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The "Yes" of "No"

Updated: Oct 5, 2022

How do you feel about hearing or saying "no"?

Did you know that when someone says, "no", actually they are saying "yes" to something else that they value? For example, I recently said "no" to spending time with new friends, because I needed to say "yes" to giving my body some rest and self-care.

Did you know that you can soften the sting of a "no" by letting someone know (pun intended) the core value that you are saying "yes" to? For example, sometimes I tell colleagues, "I'd like to talk about work during office hours, so that I can care for other needs during non-work hours. When are you free next week between 1pm and 4pm?" By naming the core value I'm saying "yes" to, we might find a win-win request that bridges what we both need. The good news is -- "No" is always a "yes" in hiding. Try these exercises to uncover and leverage the care of every "no".

  1. Do you feel at ease saying "no"? If not, think of a time you wanted to say "no" but didn't. What underlying core value did you want to feed that lead you to want to say "no"? How might you articulate that better next time? What need did you feed by NOT saying "no"? What request might you make that would be win-win for both sets of needs?

  2. Have you ever felt burdened by a request, but didn't know how to say, "no" kindly and effectively? How might you acknowledge both yourself and other in a way that provides a win-win solution? For example: "I understand that you'd like more support on this job. I need to balance my work load. I can do this job for you if you finish this other job for me. Will that work for you?"

  3. Have you recently heard a "no" that frustrated you? What core value might the other person have been trying to feed? Do you feel different about the scenario when you connect with the core value that they weren't able to express? Now that you have a sense of their core value, how could you make a win-win request that includes yours?

  4. How masterful are you at converting a "no" to a win-win opportunity? For example, if you want more body vitality (through exercise) and you find yourself saying 'no' to time with friends or loved ones, how about saying "yes" to both by saying, "I need to care for my body, would you like to join me?" Like Tai Chi, we can redirect energy in generative ways if we understand the core values at play in the moment. Think of something you often say, "no" to. What are you saying "yes" to instead? What needs does that choice feed? How might you make a request that gives the person what they want in a way that you would enjoy more?

By finding the "yes" behind every "no", we can: - set clear boundaries with kind acknowledgement - create win-win solutions to everyday moments - strengthen our ability to better care for self and others

When we live a core-values awareness in response to every "no", both of these become true: “Just as we expect others to value our boundaries, it's equally important for us to respect the boundaries of others.” ― Laurie Buchanan, PhD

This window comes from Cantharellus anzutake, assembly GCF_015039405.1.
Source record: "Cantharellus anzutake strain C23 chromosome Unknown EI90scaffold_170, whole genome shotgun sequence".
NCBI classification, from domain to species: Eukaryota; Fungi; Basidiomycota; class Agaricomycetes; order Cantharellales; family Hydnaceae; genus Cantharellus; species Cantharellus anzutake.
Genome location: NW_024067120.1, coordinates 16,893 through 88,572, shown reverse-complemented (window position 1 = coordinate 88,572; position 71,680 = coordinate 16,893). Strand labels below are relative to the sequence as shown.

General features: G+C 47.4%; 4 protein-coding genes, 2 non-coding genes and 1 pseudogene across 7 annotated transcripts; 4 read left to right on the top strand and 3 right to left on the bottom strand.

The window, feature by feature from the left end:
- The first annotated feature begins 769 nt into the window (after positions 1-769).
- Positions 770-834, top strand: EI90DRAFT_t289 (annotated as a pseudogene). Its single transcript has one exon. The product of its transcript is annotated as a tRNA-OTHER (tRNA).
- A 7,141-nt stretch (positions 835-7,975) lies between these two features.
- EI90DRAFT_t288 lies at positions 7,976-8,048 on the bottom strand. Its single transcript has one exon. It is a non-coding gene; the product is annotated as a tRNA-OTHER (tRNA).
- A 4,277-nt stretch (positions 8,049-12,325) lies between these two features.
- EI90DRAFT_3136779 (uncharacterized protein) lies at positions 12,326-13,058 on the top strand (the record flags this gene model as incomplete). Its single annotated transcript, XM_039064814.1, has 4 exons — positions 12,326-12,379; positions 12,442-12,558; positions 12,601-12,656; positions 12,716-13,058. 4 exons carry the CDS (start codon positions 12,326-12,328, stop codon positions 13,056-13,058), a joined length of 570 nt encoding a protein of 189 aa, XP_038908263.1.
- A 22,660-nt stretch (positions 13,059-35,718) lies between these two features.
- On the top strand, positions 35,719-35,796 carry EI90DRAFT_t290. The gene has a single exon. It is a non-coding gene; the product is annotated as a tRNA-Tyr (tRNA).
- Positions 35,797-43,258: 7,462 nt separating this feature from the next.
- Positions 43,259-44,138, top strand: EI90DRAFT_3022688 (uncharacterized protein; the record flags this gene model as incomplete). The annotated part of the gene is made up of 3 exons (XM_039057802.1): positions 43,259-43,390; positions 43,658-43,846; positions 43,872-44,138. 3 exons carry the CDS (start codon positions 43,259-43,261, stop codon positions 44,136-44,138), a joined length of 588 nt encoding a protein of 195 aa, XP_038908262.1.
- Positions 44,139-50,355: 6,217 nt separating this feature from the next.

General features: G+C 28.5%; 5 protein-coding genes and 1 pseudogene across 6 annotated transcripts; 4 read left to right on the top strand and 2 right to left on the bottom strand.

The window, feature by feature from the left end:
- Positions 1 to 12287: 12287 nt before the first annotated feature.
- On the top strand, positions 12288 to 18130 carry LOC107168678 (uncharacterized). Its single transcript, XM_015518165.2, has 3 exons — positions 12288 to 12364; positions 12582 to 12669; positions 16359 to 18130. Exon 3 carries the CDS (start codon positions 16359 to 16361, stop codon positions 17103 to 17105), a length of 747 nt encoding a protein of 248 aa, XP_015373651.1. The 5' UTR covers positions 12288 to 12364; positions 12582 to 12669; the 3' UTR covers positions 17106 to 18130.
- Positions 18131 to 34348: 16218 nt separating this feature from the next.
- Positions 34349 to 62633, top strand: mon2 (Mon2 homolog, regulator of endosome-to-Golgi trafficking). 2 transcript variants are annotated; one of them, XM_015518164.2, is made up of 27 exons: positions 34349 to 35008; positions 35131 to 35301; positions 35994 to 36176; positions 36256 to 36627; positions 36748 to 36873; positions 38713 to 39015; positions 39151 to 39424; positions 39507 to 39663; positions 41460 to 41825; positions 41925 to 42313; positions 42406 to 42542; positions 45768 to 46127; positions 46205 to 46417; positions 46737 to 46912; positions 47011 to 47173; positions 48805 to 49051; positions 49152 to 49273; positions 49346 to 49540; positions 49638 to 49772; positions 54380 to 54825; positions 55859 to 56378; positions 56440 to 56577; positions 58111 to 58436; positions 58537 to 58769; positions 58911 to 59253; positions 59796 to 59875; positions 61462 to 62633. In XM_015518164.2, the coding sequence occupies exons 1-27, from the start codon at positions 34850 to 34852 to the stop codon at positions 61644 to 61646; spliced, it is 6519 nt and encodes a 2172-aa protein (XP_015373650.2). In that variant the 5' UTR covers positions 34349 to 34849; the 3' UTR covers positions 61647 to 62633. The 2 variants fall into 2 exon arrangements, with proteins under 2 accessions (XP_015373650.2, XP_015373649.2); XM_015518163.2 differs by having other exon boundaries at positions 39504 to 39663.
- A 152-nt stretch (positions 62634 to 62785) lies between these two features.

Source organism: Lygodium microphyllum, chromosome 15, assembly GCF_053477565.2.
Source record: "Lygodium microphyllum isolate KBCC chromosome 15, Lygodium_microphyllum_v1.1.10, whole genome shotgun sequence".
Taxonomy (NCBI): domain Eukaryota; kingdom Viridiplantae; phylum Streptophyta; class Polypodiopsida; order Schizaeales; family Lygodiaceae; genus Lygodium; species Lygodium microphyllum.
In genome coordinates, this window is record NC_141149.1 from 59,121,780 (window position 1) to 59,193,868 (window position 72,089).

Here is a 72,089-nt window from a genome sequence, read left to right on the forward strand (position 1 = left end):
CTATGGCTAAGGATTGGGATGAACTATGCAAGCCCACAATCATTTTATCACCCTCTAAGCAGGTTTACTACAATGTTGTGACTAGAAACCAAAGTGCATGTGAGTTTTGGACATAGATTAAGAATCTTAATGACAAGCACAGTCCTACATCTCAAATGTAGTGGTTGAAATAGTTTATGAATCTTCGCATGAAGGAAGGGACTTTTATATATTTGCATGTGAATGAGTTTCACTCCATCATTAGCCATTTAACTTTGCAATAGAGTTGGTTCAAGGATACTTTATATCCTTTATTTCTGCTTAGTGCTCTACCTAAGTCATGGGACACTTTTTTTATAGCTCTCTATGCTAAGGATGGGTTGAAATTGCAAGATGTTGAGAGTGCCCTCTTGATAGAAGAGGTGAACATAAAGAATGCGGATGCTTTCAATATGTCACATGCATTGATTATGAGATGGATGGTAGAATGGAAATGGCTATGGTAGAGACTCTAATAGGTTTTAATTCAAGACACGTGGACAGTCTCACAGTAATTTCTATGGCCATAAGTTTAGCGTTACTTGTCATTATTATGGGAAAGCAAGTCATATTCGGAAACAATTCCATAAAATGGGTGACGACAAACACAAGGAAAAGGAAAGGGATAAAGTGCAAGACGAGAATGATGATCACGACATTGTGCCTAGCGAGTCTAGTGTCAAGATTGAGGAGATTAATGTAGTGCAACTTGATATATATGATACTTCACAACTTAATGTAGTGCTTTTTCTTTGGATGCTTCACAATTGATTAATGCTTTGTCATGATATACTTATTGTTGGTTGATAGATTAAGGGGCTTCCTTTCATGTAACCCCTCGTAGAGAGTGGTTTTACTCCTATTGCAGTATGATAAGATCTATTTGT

“No boundary or barrier surrounds the heart of a person that loves their self and others.” ― Shannon L. Alder

Respect, here, is about integrating the needs of others (and of ourselves) in ways that feeds them. Instead of either my needs or yours, we feed both.​​

Walking the Talk How can you benefit from this week's Tip for Sanity? Here are a few questions to help you get the most out of it:

  1. Describe - What is the practice described here? (Just the facts, Jack - Who, What, When, Where, How)

  2. Pros/Cons - What are some of the benefits of this practice? What are some of the drawbacks?

  3. Compare/Contrast - Think about related practices. In what situations might this one work better? In what situations might another practice work better?

  4. Name one issue where you're having difficulty.

  5. Where might you use this particular practice to increase sanity in your life? In your relationships? At work?

  6. How and where might you invite others to use this practice with you?

  7. What do you value as your biggest take away from this week's Tip For Sanity?

For more help with this tip, or if you’d like a free phone consultation toward an ongoing coaching relationship, call Maya toll-free +1 (800) 889-3829 Tue-Sat 1-4pmET or click here to book an appointment.


Maya Gail Taylor's work with more than 10K clients as a consultant, coach certification school owner, wellness coach, tech developer, author and human evolution trainer has earned her more than 500 LinkedIn endorsements. She trained extensively with Marshall Rosenburg, David Deida, Ken Wilber, Newfield Network, BayNVC, Integral Institute and many others, while delivering her own body of work called "The Integrated Approach" (TIA), a meta-catalogue of skills and technology supporting the evolution of human consciousness through psychographic awareness, balancing, empathy and a 10-point integrated emotional intelligence informed by needs-consciousness and the transpersonal. To learn more about this method, follow LIFTnibbles on YouTube, Instagram or Facebook.

In sessions with Maya, you can trust you will get care, confidentiality and extraordinary results.

Click here to schedule a session or call +1 (800) 889-3829 Tue-Sat 1-4pmET.

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